BBC Radio 4, 1:30pm Tuesday 17th November 2009
2:02pm Tuesday 24th November 2009
Composer Matthew King discovers how the extraordinary abilities of musical savant Derek Paravicini are unlocking the secret of how we all make sense of music.
Pianist Derek Paravicini is a phenomenon, possessor of a truly extraordinary musical mind. His abilities are renowned: he can play virtually any piece, in any style you wish, in any key, and identify complex chords of more than a dozen notes in split seconds. He has wowed crowds from London to Las Vegas, performed at Ronnie Scott's and Queen Elizabeth Hall, and been the subject of media attention across the world.
Yet Derek was born totally blind, with severe developmental and learning disabilities. He finds everyday tasks difficult, and requires 24-hour support. Derek is a musical 'savant' - owner of a talent that far transcends his disability, like the autistic artist Stephen Wiltshire or Dustin Hoffman's character Raymond Babbitt in the film Rain Man. Over the last three decades Derek has stunned experts with his seemingly effortless musical understanding, an innate ability to know what 'fits' in any musical context, from classical to jazz to rock.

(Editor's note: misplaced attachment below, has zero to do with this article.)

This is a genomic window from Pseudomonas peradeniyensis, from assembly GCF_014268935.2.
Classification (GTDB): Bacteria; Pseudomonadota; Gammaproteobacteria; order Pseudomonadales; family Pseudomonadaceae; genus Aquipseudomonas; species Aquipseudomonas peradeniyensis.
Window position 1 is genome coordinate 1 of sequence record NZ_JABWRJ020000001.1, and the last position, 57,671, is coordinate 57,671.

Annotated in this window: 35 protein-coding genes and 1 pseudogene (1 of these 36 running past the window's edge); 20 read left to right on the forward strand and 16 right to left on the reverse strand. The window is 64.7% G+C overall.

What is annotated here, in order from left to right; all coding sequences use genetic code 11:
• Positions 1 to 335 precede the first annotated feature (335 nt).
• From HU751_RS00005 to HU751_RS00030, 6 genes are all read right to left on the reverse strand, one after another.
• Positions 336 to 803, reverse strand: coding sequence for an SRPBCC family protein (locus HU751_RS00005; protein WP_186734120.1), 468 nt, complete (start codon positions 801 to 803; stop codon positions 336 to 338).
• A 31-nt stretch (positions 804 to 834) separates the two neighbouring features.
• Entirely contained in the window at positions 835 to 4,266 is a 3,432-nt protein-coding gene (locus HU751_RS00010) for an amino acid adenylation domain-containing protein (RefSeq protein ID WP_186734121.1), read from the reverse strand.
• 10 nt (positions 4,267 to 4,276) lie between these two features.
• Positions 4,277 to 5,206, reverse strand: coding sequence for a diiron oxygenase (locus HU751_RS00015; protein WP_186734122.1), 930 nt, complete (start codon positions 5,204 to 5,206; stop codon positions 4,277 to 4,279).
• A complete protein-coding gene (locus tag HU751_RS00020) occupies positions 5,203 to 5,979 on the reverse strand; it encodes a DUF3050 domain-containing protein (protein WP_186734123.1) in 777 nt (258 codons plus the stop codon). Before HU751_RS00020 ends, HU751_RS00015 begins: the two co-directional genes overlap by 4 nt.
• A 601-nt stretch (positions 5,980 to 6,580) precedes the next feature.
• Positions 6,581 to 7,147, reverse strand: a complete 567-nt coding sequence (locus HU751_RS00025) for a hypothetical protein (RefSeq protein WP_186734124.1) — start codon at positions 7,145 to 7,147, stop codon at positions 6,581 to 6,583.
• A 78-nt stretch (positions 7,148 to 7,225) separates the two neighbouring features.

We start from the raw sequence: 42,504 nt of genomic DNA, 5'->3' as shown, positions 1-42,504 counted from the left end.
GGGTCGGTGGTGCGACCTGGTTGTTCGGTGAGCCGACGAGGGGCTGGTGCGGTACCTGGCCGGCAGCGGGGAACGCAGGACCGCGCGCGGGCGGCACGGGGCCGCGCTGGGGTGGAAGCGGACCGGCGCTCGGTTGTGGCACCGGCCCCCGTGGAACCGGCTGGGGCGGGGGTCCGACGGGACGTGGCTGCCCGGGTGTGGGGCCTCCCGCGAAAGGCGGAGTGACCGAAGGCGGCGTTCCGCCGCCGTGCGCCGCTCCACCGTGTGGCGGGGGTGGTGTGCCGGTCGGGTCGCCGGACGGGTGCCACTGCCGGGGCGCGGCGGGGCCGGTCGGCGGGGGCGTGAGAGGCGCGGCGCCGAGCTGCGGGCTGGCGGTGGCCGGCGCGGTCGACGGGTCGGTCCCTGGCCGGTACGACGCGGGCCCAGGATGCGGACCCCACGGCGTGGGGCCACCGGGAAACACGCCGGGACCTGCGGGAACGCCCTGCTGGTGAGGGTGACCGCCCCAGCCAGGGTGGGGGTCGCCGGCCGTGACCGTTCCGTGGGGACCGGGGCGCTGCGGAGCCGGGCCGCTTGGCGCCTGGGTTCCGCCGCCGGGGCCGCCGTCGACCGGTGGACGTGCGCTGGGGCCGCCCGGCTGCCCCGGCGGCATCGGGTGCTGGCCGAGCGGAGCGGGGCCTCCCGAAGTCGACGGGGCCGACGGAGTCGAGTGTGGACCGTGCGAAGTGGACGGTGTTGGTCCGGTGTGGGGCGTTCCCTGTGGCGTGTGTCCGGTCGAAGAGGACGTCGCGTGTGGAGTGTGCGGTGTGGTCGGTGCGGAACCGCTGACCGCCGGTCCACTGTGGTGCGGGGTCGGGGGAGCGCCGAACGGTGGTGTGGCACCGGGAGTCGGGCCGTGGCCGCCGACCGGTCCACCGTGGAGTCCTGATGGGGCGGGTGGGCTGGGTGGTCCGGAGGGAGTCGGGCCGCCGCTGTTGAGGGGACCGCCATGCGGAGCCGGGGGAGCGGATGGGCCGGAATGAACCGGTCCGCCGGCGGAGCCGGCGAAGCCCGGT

Prof Adam Ockelford has been Derek's friend and mentor since he was a small child. Now one of the UK's leading experts in music psychology, Prof Ockelford believes that Derek's remarkable abilities may hold the key to understanding how humans make sense of music, and the unique effect it has on us all.
Matthew King explores the world of the musical savant, meeting Derek Paravicini to try and find out how his brain processes, understands and remembers music. The programme features contributions from Dr Darold Treffert, adviser on Rain Man and the world's most renowned expert on savant syndrome, and the parents of a young autistic girl with remarkable musical gifts.
Broadcast on: BBC Radio 4, 1:30pm Tuesday 17th November 2009
Duration: 30 minutes
Available until: 2:02pm Tuesday 24th November 2009